Academy chains have been told to get better at persuading good schools to join them.
National schools commissioner Sir David Carter is advising multi-academy trust (MAT) bosses to revise their expansion tactics, following changes to the accountability system.
"You, as leaders, will have to be better, or as good as you are today, about convincing schools to join you because regional schools commissioners and I do not have the levers to insist a good school joins a MAT," he said. "You have to do that.”
Changes to accountability announced by education secretary Damian Hinds mean that poorly performing schools no long face forced academisation on data alone.
Mr Hinds said he wanted becoming an academy to be a "positive choice" for a school. Now Sir David has spelt out the implications of that change for MATs.
“There will, of course, be the formal intervention levers for schools that get into trouble, where a directive academy order or a rebrokerage for the existing academy is the right thing to do and we must continue to do that," the commissioner told the Schools NorthEast Academies Conference on Thursday.
“But if that is the only route for growth, you are going to end up with a very unbalanced trust which will predominantly be made up of schools that are a challenge. So there has to be a balance."
Sir David said the system needed MATs to be able to take on good schools because “you want their capacity, you want their quality, you want something that they do which is different to come and join you”.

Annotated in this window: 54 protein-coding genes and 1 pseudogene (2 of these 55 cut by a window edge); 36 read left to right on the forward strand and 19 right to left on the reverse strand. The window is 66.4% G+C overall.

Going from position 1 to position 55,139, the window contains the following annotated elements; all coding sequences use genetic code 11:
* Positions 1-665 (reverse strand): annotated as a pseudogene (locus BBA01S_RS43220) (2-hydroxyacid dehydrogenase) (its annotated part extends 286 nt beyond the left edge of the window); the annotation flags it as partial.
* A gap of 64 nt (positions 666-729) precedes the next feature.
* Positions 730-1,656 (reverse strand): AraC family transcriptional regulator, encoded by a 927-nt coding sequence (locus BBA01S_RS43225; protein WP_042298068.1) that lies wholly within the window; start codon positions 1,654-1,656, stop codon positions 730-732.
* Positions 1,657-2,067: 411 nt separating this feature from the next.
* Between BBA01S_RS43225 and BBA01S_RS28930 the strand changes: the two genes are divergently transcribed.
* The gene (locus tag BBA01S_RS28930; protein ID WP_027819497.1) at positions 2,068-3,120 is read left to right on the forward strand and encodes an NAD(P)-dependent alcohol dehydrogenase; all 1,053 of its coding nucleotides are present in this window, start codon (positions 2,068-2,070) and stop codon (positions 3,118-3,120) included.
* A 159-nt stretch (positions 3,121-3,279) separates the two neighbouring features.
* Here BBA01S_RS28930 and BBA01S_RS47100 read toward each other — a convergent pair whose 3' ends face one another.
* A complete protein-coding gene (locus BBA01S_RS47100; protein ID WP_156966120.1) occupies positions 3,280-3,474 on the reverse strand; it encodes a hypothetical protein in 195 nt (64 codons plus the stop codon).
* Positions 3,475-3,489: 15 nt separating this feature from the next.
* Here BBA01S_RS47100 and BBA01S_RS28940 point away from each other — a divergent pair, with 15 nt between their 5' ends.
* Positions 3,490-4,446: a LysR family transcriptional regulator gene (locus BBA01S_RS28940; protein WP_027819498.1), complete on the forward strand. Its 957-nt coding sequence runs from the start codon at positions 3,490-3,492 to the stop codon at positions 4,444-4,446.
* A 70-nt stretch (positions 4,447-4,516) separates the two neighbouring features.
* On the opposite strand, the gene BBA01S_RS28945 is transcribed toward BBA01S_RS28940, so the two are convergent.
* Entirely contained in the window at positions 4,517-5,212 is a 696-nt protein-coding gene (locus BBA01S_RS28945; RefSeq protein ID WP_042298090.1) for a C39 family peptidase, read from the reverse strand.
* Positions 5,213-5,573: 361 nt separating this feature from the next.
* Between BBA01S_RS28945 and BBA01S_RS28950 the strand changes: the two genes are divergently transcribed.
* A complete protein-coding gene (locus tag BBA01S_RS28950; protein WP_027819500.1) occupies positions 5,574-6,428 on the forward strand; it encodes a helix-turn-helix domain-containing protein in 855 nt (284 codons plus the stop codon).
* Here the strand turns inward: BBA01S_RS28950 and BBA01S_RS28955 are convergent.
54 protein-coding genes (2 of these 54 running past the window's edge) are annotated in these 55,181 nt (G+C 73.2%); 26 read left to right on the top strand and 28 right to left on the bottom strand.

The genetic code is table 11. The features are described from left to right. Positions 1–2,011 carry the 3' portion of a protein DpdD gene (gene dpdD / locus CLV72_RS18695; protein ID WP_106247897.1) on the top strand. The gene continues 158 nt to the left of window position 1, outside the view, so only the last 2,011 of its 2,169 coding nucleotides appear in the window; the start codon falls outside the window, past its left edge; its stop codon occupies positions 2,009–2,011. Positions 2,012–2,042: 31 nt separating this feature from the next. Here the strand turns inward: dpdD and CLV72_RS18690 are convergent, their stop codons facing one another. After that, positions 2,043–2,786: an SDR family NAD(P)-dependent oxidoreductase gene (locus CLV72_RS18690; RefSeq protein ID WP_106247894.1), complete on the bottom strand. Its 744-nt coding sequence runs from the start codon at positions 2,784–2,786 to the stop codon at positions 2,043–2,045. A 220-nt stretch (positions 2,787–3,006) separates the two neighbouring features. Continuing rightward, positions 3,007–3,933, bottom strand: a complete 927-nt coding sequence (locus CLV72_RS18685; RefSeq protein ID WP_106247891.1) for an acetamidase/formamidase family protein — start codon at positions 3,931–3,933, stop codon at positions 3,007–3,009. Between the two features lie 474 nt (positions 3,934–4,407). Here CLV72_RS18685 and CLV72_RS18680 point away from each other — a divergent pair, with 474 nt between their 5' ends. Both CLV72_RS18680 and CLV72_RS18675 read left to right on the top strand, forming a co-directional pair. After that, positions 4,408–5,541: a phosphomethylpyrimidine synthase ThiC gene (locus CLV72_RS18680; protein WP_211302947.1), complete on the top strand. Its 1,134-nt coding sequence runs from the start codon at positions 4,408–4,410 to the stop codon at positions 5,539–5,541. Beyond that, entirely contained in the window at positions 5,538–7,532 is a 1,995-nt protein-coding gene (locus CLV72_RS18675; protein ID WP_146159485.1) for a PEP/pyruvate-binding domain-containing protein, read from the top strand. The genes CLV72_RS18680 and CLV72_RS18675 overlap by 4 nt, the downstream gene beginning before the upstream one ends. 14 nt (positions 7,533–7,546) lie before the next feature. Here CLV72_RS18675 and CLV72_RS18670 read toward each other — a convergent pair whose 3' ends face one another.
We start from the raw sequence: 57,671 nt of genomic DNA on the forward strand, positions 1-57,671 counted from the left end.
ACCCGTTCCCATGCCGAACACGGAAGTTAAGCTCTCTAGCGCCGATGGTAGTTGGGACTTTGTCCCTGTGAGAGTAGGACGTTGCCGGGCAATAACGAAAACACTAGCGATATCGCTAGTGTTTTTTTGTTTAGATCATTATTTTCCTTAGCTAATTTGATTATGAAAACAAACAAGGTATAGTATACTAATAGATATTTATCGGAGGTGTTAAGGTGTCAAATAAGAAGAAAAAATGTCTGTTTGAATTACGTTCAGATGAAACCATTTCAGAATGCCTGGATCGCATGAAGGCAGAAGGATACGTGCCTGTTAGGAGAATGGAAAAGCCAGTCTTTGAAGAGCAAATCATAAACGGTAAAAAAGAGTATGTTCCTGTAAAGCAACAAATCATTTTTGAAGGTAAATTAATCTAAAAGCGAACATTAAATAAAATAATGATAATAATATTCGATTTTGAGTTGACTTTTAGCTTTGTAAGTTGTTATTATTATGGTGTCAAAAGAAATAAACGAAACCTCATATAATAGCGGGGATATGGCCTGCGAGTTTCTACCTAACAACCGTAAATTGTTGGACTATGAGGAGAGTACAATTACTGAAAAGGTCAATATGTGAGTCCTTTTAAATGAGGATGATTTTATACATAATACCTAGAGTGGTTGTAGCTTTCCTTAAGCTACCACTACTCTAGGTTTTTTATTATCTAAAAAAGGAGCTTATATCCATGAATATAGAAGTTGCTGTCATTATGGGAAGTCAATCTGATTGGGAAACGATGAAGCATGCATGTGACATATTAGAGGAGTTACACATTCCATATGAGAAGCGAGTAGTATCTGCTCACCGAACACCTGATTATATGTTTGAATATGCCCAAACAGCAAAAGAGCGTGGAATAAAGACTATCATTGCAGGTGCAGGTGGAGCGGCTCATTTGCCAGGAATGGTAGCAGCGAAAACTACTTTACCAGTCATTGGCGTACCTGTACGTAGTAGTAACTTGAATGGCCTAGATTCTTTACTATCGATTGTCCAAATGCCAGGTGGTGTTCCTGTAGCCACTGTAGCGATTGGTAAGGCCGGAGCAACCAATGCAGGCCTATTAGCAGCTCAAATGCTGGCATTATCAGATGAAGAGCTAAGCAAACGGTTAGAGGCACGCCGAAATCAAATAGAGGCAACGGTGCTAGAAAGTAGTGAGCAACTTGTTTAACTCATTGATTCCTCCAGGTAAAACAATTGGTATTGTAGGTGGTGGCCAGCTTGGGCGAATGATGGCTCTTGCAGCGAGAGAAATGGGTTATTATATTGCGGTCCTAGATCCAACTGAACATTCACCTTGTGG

He warned that some trusts that had taken on large numbers of failing schools had found this a really difficult job.
More collaboration between academy trusts
He also urged headteachers at last week's event in Newcastle to ensure that MATs worked together to help raise standards outside their own schools.
Sir David told the event that MATs should consider offering schools an associate membership of their trust for a year to help persuade them to join.
He said this should not be an alternative to joining permanently and must be used as a means to an end.
Sir David said school leaders should identify ways of sharing resources between MATs. He also said that leaders should consider themselves responsible for raising standards in the areas where their schools operate and not just within their trust.
“I worry a bit about the collaboration across the system between MATs," he said. "We need to think about ways we can incentivise and change some of the leadership behaviours to enable a system brain – which is the CEOs who run the half a dozen MATs in a town or a city or a part of a region – to think about how they come together to look at the challenges that we need to resolve.
“Of course, you have an obligation to the children you educate, that is your core responsibility, that is what you are held to account for.
“But I think there is a new level of accountability. Which is how does your impact in your trust contribute to raising standard beyond your trust."
It was announced earlier this year that Sir David was leaving his role as national schools commissioner. In an exclusive interview with Tes, he denied that the scaling back of the regional schools commissioners' role in schools had been a factor in his decision.